Do your characters ever interrupt, cross-talk or change the subject? Do you use communication interference in your dialog? Why/Why not?

Well, yeah, cause I write ‘em real! You can’t do that sort of thing all the time but dialogue without interruption is just an exercise in what not to do.

Please share with us a dialog gem that you've recently overheard or participated in. What do you think makes this dialog interesting?

Oh man. Well…I have a son, age 11, who has mild Asperger’s Syndrome. Most of the things that he says are interesting and unexpected. He loves puns, for instance, so one day when I was saying goodnight to him I came up with a bad pun I thought he’d love. I don’t even remember what it was, but he just looked at me.
“What?” I said. “I thought that was a good one!”
“Amateur,” he told me.
Now, needless to say I tickled the hell out of him for that, but I think it’s interesting because it’s not what you expect a kid to say, and it shows the parent being brought down to size. The kid is clever, I’ll give him that!

This is a delightful example and made me grin!

Please share with us a dialog gem from your own writing. (If published, please share the title & link to purchase site.) What do you think makes this dialog interesting?

“So, how long you all been together, then?” the Hobo asked.
“Not long.”
“Just this year.”
“Amber got us together.”
Three of us spoke at the same time, and everyone laughed. The Hobo thumped his hand on the arm of the recliner he sat in.
“Enthusiasm!” he said. “I love it. Passion’s a grand thing when it’s not misguided.”
“Don’t get him goin’,” moaned Clay.
“Hobo’s met more’n his fair share of misguided types,” David explained.
The Hobo ignored his bandmates. “Heard of a bloke called Baronson, haven’t you?”
“Vaguely,” I said. “Not exactly a friend to us.”
“Not exactly, no. He came to our concert a few days ago, just to complain about our practices. Now, we don’t take kindly to bein’ bitched at…”
“Although some of us are well used to it,” muttered David.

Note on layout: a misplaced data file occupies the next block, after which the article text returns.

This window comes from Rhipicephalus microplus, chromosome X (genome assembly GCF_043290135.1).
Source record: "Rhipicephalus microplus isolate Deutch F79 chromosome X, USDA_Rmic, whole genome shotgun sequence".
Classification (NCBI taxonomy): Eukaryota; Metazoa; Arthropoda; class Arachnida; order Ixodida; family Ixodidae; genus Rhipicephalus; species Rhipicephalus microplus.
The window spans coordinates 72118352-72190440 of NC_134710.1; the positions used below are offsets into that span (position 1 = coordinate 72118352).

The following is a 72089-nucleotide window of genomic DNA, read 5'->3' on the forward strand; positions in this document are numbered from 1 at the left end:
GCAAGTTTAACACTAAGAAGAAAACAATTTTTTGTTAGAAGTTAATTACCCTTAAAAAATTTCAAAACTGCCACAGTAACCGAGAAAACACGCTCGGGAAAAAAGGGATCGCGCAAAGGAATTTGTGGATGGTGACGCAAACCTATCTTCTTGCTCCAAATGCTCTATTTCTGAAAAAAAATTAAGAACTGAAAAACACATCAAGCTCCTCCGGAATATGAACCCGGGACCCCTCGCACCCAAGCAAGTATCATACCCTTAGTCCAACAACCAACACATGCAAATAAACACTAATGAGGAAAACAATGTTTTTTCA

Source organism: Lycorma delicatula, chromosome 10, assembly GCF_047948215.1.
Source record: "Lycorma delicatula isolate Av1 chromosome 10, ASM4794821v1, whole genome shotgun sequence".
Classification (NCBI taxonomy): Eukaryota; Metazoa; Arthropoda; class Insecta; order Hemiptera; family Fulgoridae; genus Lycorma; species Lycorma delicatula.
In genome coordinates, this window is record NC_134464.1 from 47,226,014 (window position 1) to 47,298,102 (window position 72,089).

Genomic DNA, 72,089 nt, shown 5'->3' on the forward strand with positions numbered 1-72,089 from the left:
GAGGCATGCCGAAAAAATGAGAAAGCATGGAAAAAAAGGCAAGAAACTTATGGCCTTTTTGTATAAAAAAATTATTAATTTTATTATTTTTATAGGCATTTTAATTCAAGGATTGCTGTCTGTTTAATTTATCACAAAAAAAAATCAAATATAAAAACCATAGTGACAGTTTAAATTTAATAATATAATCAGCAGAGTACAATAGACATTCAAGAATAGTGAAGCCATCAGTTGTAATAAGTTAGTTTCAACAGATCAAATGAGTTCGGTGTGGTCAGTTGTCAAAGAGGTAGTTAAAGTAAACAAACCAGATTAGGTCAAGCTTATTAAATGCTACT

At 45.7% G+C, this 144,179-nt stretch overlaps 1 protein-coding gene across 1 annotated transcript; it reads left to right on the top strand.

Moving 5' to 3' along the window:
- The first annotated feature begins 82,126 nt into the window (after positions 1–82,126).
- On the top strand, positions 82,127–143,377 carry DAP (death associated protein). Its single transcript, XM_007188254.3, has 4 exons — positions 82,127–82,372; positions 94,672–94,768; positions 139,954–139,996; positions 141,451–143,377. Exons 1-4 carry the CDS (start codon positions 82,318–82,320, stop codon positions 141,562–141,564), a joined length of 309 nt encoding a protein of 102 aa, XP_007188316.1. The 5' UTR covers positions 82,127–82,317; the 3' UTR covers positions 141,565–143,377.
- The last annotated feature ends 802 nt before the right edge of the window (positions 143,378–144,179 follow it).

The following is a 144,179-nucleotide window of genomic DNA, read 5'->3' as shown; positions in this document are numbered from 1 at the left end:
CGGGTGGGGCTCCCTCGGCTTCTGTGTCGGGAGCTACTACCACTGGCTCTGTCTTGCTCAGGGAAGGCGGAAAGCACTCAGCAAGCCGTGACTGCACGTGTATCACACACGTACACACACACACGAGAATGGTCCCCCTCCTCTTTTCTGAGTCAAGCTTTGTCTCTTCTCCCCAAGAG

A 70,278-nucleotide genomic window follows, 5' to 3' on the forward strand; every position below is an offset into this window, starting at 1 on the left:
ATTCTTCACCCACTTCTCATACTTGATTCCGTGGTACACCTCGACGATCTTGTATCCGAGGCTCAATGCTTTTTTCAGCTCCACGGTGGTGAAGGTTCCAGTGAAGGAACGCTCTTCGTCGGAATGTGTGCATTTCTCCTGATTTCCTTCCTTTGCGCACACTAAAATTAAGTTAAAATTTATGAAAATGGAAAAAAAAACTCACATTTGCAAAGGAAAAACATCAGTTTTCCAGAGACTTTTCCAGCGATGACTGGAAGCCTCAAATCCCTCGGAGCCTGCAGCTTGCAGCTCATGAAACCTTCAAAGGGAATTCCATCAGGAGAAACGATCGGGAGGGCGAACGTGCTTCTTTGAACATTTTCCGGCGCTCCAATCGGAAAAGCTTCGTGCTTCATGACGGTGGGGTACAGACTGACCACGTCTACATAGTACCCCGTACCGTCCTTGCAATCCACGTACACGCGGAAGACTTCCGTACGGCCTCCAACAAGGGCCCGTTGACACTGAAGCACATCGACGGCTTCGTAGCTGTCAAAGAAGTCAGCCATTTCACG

Daniel choked on a laugh. The Hobo plowed ahead, intent on making his point.
“Yeah, well, that one’s a right head case. Finally had to pitch him out.”
“You threw Abraham Baronson out of your concert?” Casey repeated.
“On his arse,” said Clay.
“Nah, we were nice about it,” disagreed Junior, still tapping away with his sticks.
“He left without convincin’ us to change our policies. And he made the acquaintance of a very large, well-paid mate of ours,” said the Hobo. “But he only hurt his pride, as they say.”

I think this is interesting because although accents are implied, they aren’t overused. They differentiate between the characters, but you get other bits telling you that some of these guys speak differently than the others. It’s got some humor and it’s got a lot of people speaking, but I don’t think it’s too convoluted. It’s not JUST speaking, either. There are a few other things happening, gestures and tapping with drumsticks, to set the scene.

Is there anything else about observing and writing dialog that you’d like to add?

I think you’ll know if you do it well.
People will tell you. It’s the sort of thing that’s noticeable, that makes a book sparkle. If you don’t feel like you’ve got it, keep trying! It can be learned. Better to keep polishing it than keep crappy dialogue in a book. Your people need to speak like themselves, but they can’t tell the whole story, either. Good dialogue needs to mesh with the rest of the story. It needs to be GOOD. Anything else is unacceptable.